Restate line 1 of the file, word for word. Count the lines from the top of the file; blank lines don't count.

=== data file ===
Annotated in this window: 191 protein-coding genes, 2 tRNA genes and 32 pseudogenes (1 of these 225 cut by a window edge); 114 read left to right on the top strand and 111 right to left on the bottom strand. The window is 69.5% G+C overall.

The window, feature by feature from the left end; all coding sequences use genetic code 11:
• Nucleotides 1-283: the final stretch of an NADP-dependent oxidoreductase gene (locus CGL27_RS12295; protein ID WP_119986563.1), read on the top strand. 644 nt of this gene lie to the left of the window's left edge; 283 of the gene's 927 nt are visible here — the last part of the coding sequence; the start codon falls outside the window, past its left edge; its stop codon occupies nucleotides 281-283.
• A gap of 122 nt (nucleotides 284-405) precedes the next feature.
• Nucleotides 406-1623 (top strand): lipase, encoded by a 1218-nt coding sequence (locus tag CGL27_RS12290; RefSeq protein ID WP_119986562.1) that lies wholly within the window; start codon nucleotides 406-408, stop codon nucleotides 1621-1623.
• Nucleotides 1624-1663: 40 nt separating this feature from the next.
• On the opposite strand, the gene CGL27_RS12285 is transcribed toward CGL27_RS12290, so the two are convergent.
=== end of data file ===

Annotated in this window: 191 protein-coding genes, 2 tRNA genes and 32 pseudogenes (1 of these 225 cut by a window edge); 114 read left to right on the top strand and 111 right to left on the bottom strand. The window is 69.5% G+C overall.